Opinion | Margery Eagan

A look at the NRA’s most powerful lobbyist

Gun lobbyist Marion Hammer returns to her seat after speaking at the Senate Rules Committee meeting on gun safety in the Knott Building at the Florida state Capitol in Tallahassee in February.
Mark Wallheiser/Associated Press
Gun lobbyist Marion Hammer returns to her seat after speaking at the Senate Rules Committee meeting on gun safety in the Knott Building at the Florida state Capitol in Tallahassee in February.

WHEN A 78-YEAR-OLD Florida grandmother, not even five feet tall, tells the state’s governor, Rick Scott, and his fellow Republicans to jump, they all but kiss her feet and ask how high.

Marion Hammer can regularly humiliate them because this tiny woman in a pageboy cut has long been the NRA’s most powerful Florida lobbyist.

In Florida, gun lobby interests reign supreme and legislators must defend Hammer’s most extreme positions 100 percent — not 95 percent, not even 99 percent — or she deems them guilty of “treacherous actions” and drives them out of town.


By one estimate, she has an e-mail list of from 2 million to 3 million people. And since 1998, when the GOP took over Florida, 30 bills of her design — like the notorious Stand Your Ground self-defense law — have passed. Bills she didn’t want — like one forbidding guns in childcare centers — have died.

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Now, after the Parkland high school massacre, Hammer is ferociously opposing even the modest reforms the Florida Legislature passed last week, including raising the minimum age to buy a rifle and a three-day waiting period for new guns.

Will politicians who dared defy her soon, as per usual, go down? Or is her stranglehold finally loosened, if not removed?

This frustrating political tale comes from The Trace, a three-year-old nonprofit news site, partially funded by former New York City mayor Michael Bloomberg, that reports on one thing: gun violence in America.

With the post-Parkland gun reform “March of Our Lives” just 12 days away, The Trace, with its relentless gun focus, could help move you to change a sickening status quo.


The Trace is becoming a one-stop shop not just on the gun lobby but also on inner city gun slaughters, gun suicides, and gun murders of American women, who make up nearly 90 percent of the female gun violence victims recorded by wealthy nations.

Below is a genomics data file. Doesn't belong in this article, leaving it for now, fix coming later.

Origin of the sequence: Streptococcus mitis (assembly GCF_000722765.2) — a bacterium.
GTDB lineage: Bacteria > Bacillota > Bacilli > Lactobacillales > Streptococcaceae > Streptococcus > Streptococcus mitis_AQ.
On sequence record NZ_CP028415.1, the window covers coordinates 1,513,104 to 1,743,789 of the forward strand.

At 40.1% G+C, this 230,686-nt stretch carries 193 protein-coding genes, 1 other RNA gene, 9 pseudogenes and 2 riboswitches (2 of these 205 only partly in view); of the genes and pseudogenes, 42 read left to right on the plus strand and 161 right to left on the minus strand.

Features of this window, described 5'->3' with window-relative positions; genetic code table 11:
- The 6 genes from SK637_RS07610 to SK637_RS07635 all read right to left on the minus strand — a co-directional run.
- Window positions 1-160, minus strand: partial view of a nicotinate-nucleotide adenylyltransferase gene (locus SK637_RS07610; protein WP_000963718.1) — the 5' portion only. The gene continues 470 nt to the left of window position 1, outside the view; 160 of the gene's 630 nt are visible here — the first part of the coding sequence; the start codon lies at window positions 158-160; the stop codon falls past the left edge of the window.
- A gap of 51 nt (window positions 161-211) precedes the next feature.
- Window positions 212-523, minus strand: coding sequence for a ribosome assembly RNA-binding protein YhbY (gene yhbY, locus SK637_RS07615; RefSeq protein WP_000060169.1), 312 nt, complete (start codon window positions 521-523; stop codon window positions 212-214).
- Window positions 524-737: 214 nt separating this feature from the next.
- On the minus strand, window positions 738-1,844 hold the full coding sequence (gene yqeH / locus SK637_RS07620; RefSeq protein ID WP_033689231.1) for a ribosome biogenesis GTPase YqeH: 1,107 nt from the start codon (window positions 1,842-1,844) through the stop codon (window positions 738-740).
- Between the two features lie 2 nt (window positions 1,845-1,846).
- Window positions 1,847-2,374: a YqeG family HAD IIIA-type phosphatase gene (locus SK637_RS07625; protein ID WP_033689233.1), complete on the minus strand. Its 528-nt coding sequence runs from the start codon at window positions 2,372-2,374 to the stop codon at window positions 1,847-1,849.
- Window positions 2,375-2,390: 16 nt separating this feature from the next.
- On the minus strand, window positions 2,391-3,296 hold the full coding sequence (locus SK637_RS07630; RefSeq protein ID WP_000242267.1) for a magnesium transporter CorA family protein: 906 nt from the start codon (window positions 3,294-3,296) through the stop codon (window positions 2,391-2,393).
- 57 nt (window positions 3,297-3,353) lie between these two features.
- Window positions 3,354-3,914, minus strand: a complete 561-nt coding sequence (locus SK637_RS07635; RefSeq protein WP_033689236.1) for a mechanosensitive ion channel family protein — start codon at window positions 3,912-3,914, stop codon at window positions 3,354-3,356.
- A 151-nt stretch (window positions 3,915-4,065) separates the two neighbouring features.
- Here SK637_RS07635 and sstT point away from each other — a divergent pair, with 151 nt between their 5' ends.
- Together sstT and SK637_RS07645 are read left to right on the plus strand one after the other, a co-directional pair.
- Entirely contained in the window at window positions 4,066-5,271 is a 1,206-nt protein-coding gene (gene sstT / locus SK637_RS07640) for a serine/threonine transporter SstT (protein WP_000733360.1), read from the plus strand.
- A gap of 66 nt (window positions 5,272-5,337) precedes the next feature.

The Trace runs a tally of daily and annual shootings, including accidental ones. It just reported about the Las Vegas shooter’s gun accessories, the travails of gun victims who survive (tens of thousands every year), and an account of a middle school teacher’s experience during lockdown drills: “’Remember,’ I tell the children, looking them in the eyes of the darkened classroom. ‘Remember to keep the scissors open. They’ll stab better that way.’ ”

The site also reports on how NRA money, nearly half from members’ dues, pays not just politicians but also for damning political ads. In October 2016, the NRA sponsored 1 out of about every 20 TV ads in Pennsylvania, 1 of 9 in North Carolina, and 1 of 8 in Ohio. Their message: Hillary Clinton was coming for America’s guns.

Donald Trump, on whom the NRA spent $30.3 million, won all three states.

Yet James Burnett, the news site’s editorial director, sees cause for gun reform optimism, not federally, but in states, including red ones like Tennessee, that have moved to tighten laws. “And there’s daylight between Republicans in Florida and the NRA now in a way that there has not been before.”


But will it last?

The indefatigable Marion Hammer fights on.

One example: Her signature Stand Your Ground law, adopted in some form now in nearly half of America, has not decreased but increased Florida homicide rates, particularly for African-Americans. A massive new RAND Corporation study comes to the same conclusion nationwide.

So did a 2012 investigation following the shooting of Trayvon Martin, an unarmed 17-year old African-American coming home from buying Skittles at a 7-Eleven. The Tampa Bay Times also found that 70 percent of defendants using the defense went free. And George Zimmerman, Martin’s killer, went free as well.

Yet during a Florida inquiry into her law’s link to Martin’s death, Hammer offered neither sympathy nor apology but said the NRA was “proud to have been a part of the process” that made Stand Your Ground possible in Florida, and across the United States.

Margery Eagan is cohost of WGBH’s “Boston Public Radio.” Her column appears regularly in the Globe.